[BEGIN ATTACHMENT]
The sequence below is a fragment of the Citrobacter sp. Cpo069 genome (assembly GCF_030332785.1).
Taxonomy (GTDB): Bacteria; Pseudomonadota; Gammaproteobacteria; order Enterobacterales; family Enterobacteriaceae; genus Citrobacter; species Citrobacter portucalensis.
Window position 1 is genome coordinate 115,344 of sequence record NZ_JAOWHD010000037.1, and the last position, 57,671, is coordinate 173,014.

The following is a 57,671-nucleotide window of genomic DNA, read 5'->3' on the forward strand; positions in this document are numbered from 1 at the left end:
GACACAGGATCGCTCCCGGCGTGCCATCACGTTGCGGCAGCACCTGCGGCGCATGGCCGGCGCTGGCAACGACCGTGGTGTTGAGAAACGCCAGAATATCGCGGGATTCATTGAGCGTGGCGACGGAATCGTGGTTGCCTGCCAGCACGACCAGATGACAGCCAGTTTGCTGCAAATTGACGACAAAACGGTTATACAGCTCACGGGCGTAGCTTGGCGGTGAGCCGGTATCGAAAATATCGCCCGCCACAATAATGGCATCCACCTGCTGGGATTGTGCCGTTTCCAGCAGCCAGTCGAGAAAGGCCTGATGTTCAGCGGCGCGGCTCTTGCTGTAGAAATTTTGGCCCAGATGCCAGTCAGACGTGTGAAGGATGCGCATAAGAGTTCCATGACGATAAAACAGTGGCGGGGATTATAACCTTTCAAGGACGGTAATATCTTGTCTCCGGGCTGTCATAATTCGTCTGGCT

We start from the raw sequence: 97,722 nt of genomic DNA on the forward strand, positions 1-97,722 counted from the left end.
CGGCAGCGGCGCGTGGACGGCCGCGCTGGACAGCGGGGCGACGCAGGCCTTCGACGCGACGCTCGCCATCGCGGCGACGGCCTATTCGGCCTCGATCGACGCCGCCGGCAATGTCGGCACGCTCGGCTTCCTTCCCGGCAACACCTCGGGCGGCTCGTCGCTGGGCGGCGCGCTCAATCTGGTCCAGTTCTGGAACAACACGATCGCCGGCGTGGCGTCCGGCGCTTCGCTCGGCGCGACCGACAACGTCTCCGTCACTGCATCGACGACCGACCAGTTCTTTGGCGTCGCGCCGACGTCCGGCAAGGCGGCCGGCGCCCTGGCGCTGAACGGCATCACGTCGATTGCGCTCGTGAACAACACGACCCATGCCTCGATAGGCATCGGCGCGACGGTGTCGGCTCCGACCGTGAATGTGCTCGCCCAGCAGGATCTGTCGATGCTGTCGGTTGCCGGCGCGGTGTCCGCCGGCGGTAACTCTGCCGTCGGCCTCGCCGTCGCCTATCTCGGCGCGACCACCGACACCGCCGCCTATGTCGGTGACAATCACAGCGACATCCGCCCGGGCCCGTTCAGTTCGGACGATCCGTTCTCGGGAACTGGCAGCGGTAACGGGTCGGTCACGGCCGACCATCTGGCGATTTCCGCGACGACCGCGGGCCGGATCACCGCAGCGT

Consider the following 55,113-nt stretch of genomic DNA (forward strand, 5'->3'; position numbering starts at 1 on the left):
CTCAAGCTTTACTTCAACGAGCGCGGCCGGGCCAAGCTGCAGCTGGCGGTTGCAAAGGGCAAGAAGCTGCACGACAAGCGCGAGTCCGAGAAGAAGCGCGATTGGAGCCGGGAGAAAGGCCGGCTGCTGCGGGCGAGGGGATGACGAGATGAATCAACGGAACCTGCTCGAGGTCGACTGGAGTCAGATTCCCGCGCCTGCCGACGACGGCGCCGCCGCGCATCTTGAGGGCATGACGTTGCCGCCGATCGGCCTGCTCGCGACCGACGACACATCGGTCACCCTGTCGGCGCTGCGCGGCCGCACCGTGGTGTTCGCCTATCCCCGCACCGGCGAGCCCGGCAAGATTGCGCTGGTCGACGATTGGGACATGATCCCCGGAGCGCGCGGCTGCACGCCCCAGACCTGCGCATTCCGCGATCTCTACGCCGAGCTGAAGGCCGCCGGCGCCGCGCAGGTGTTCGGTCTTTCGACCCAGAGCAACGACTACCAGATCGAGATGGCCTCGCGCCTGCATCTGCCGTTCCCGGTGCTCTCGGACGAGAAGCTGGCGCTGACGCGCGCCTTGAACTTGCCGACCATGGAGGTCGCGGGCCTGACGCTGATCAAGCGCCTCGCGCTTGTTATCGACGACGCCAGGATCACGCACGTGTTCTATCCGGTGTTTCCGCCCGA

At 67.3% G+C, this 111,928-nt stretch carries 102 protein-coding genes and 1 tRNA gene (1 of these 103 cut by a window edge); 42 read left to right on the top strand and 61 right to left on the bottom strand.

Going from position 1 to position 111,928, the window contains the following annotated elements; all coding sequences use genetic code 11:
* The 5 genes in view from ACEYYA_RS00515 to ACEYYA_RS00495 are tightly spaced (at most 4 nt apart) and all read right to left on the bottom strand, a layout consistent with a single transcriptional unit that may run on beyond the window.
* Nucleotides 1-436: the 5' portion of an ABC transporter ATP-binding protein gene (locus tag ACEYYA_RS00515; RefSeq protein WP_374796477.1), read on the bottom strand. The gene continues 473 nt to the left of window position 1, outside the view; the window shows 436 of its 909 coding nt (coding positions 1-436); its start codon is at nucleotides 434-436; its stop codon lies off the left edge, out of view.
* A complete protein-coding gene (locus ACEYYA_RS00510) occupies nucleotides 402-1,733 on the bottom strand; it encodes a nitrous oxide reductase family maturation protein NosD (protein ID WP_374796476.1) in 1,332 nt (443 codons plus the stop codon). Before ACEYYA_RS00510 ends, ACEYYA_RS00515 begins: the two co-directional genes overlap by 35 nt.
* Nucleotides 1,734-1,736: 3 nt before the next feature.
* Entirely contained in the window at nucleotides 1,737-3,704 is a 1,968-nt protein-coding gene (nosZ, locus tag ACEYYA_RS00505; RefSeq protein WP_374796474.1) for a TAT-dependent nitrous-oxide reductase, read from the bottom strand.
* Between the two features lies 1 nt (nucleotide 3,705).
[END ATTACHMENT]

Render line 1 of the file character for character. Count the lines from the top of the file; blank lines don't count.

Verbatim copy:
The sequence below is a fragment of the Citrobacter sp. Cpo069 genome (assembly GCF_030332785.1).